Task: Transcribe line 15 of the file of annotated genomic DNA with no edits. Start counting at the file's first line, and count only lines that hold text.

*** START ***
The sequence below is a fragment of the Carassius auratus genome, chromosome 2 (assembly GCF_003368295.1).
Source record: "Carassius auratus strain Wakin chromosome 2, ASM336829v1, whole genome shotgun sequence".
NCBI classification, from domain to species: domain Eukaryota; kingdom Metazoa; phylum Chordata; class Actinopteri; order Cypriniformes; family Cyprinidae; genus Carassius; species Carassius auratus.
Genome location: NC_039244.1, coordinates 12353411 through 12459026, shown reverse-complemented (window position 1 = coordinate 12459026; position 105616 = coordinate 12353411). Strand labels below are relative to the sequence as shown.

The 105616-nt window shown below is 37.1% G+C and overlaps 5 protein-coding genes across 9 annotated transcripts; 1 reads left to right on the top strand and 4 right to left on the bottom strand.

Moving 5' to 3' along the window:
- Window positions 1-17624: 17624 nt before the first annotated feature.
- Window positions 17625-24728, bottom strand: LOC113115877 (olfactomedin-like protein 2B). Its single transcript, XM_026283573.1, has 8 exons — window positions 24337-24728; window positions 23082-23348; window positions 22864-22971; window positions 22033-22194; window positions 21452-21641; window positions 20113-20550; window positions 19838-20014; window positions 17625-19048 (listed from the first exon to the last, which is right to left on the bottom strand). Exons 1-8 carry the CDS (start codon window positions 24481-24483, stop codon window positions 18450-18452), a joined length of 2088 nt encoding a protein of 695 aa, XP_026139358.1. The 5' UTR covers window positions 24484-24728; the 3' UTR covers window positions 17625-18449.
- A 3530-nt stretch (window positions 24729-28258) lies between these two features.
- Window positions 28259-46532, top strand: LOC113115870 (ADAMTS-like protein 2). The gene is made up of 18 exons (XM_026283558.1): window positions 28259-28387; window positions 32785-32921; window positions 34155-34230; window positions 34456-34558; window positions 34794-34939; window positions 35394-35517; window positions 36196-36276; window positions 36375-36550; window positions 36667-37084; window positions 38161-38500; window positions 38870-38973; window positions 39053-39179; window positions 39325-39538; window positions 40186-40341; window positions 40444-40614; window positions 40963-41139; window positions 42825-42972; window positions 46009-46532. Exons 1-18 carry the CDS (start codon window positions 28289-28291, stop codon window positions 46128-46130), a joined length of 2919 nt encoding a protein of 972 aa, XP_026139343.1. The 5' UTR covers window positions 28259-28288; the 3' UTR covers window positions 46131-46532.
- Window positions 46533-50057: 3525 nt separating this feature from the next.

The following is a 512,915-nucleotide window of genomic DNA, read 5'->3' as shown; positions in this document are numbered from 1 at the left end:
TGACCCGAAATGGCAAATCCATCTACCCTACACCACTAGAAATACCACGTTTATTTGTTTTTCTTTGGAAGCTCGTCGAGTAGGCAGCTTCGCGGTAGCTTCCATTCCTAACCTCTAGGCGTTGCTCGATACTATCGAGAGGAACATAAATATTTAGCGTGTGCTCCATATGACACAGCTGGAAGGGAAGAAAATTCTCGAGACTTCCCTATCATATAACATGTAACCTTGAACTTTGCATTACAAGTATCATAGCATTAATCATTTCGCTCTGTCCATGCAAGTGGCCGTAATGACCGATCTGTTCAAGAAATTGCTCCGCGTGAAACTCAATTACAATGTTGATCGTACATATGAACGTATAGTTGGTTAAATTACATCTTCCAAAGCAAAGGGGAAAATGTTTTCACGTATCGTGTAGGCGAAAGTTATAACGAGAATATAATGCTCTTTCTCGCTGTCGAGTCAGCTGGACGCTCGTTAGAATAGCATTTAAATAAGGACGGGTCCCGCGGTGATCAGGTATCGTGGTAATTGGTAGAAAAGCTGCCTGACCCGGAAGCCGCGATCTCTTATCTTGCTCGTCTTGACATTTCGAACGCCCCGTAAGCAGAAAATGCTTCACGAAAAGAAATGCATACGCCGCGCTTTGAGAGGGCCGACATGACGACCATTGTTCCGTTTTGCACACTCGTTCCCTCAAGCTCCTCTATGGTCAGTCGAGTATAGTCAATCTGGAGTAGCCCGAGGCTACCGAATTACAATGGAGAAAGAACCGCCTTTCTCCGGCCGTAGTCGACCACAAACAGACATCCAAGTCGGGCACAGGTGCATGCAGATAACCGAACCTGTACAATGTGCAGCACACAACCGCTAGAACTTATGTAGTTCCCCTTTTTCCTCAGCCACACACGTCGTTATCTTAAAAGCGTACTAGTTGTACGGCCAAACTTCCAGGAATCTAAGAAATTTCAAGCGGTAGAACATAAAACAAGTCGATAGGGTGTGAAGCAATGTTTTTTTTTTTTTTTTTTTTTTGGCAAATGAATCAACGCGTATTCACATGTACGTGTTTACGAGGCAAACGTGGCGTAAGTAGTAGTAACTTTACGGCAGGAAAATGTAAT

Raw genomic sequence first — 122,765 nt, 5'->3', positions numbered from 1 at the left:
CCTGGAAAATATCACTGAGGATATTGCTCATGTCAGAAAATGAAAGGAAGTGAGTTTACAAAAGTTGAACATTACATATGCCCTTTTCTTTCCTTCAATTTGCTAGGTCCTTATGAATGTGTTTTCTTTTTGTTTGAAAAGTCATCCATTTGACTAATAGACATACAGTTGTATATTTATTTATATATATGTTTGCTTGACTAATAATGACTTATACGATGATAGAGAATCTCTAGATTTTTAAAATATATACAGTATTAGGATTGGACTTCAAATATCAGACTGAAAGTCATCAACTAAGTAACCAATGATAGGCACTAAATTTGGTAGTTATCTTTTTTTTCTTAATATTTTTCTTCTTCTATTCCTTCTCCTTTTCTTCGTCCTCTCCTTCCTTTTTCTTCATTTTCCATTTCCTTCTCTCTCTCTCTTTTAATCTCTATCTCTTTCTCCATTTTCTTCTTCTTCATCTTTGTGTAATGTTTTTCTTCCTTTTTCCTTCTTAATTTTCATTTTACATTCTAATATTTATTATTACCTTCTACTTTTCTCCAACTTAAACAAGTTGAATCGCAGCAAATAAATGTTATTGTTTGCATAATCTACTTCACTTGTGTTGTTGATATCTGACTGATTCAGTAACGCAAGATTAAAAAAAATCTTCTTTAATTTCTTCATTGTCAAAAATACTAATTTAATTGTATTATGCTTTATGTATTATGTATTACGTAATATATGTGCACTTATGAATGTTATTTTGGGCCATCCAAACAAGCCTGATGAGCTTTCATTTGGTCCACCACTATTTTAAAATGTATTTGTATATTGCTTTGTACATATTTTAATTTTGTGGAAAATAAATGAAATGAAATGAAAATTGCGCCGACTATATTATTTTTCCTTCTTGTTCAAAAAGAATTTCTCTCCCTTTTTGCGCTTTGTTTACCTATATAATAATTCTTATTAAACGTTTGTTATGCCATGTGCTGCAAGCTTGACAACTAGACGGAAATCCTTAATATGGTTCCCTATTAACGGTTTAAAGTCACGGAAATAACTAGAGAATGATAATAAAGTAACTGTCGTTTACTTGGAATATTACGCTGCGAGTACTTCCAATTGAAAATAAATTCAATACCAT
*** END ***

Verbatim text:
CCTGGAAAATATCACTGAGGATATTGCTCATGTCAGAAAATGAAAGGAAGTGAGTTTACAAAAGTTGAACATTACATATGCCCTTTTCTTTCCTTCAATTTGCTAGGTCCTTATGAATGTGTTTTCTTTTTGTTTGAAAAGTCATCCATTTGACTAATAGACATACAGTTGTATATTTATTTATATATATGTTTGCTTGACTAATAATGACTTATACGATGATAGAGAATCTCTAGATTTTTAAAATATATACAGTATTAGGATTGGACTTCAAATATCAGACTGAAAGTCATCAACTAAGTAACCAATGATAGGCACTAAATTTGGTAGTTATCTTTTTTTTCTTAATATTTTTCTTCTTCTATTCCTTCTCCTTTTCTTCGTCCTCTCCTTCCTTTTTCTTCATTTTCCATTTCCTTCTCTCTCTCTCTTTTAATCTCTATCTCTTTCTCCATTTTCTTCTTCTTCATCTTTGTGTAATGTTTTTCTTCCTTTTTCCTTCTTAATTTTCATTTTACATTCTAATATTTATTATTACCTTCTACTTTTCTCCAACTTAAACAAGTTGAATCGCAGCAAATAAATGTTATTGTTTGCATAATCTACTTCACTTGTGTTGTTGATATCTGACTGATTCAGTAACGCAAGATTAAAAAAAATCTTCTTTAATTTCTTCATTGTCAAAAATACTAATTTAATTGTATTATGCTTTATGTATTATGTATTACGTAATATATGTGCACTTATGAATGTTATTTTGGGCCATCCAAACAAGCCTGATGAGCTTTCATTTGGTCCACCACTATTTTAAAATGTATTTGTATATTGCTTTGTACATATTTTAATTTTGTGGAAAATAAATGAAATGAAATGAAAATTGCGCCGACTATATTATTTTTCCTTCTTGTTCAAAAAGAATTTCTCTCCCTTTTTGCGCTTTGTTTACCTATATAATAATTCTTATTAAACGTTTGTTATGCCATGTGCTGCAAGCTTGACAACTAGACGGAAATCCTTAATATGGTTCCCTATTAACGGTTTAAAGTCACGGAAATAACTAGAGAATGATAATAAAGTAACTGTCGTTTACTTGGAATATTACGCTGCGAGTACTTCCAATTGAAAATAAATTCAATACCAT